Just to elaborate my view, for any given issue that is deemed a social problem that exists to varying degrees across the nation, and for the sake of simplicity, assume there are 2 significantly different political approaches being advanced as solutions where the support is nationally equally divided but distributed something like (forgive this usage but it works) blue counties and red counties. If the effort to solve this social problem is centered at the national level, the typical outcome satisfies one group and not the other or results in a compromise that neither likes. If the responsibility is at the state and local areas, two or more solutions will emerge where more localized populations will be able to adopt an approach more suitable to the prevailing local social and political values, all while honoring all constitutional rights of its residents. In the former approach, as a U.S. resident, one has little choice once the solution approach is implemented (except at the ballot box). In the latter, the ability to change the social and political environment in which one resides is available.

The Second Amendment and gun control issues (on another thread) is a good example of the application of this concept. Within constitutional limitations expressed by the Courts, some localities may choose to have rules and regulations regarding gun ownership and possession and others may choose not to have such rules and regulations. This works for me.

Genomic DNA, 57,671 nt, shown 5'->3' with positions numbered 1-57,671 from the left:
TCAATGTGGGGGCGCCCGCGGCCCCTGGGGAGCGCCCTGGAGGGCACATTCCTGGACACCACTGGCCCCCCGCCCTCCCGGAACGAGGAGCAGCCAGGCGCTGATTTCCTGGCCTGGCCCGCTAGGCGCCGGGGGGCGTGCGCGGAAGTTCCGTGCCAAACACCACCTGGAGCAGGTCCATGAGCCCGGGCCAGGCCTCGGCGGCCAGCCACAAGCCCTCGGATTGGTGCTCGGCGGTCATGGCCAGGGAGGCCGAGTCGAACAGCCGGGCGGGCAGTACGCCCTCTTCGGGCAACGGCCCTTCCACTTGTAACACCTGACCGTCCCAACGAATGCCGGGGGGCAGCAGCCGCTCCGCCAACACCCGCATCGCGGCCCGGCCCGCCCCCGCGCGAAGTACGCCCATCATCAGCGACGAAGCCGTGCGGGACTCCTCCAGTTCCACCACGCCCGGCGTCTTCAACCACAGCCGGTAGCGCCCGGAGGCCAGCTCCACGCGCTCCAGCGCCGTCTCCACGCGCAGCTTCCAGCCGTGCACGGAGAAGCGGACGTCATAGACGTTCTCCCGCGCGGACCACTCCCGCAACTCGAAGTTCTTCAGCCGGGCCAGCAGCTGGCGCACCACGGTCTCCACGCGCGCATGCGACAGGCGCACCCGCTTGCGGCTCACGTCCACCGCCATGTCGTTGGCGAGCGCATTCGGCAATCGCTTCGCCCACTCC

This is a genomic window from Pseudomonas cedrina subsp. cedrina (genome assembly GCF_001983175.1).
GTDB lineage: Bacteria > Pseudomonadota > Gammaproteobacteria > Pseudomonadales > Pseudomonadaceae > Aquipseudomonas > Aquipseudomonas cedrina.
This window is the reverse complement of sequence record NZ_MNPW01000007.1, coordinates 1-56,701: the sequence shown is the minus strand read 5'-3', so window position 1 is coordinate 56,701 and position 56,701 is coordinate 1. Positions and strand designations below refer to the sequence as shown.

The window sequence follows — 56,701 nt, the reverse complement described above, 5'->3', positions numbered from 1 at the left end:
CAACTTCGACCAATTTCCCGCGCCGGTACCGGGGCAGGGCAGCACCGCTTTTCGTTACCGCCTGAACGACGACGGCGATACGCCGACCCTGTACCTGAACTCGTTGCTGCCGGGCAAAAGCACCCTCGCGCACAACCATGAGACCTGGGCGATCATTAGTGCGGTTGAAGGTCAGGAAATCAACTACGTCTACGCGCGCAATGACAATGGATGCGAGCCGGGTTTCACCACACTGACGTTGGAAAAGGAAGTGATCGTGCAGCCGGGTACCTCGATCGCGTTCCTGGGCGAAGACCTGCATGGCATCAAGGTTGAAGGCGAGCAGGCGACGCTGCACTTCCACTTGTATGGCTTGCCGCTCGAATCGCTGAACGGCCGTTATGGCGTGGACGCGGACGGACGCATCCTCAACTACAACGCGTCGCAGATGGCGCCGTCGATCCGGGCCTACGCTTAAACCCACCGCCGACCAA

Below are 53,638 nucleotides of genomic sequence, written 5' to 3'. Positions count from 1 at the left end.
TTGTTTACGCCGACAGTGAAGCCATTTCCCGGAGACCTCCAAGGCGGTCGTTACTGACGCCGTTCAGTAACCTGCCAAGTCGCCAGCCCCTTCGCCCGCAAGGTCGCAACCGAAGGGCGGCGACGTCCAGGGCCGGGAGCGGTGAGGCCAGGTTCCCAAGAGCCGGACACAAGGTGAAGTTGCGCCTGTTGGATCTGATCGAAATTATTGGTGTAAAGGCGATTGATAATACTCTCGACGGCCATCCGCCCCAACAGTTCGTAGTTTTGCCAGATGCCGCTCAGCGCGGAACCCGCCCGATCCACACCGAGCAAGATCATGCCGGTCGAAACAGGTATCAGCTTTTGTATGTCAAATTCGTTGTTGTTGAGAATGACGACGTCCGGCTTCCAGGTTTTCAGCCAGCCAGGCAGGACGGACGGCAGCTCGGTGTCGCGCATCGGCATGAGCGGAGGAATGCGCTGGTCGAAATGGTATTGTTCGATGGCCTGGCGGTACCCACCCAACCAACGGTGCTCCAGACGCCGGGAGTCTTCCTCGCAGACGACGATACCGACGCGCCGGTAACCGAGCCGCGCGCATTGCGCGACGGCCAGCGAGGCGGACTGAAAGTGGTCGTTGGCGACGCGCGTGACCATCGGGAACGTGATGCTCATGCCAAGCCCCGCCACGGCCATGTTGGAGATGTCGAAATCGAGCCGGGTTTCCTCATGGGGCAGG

It would be interesting to know what fraction of your taxes actually go to SS, compared to say, the military.

SS, many say, is breaking the bank, particularly in association with Medicare and Medicaid.

The people who say that SS is breaking the bank are ignorant people.

Every year, the SS trustees make 3 projections: an optimistic one, a pessimistic one, and one in between. If you look at the in-between projection, you can see deficits that show up decades into the future. But looking at that is dumb: the in-between projection has been consistently wrong for over half a century. The optimistic projection has a much much better track record. And according to it, there's no problem. So yes, if you insist on ignoring the projection that has been accurate in favor of a projection that has consistently been wrong, we might have a problem several decades from now. But only an idiot would do that.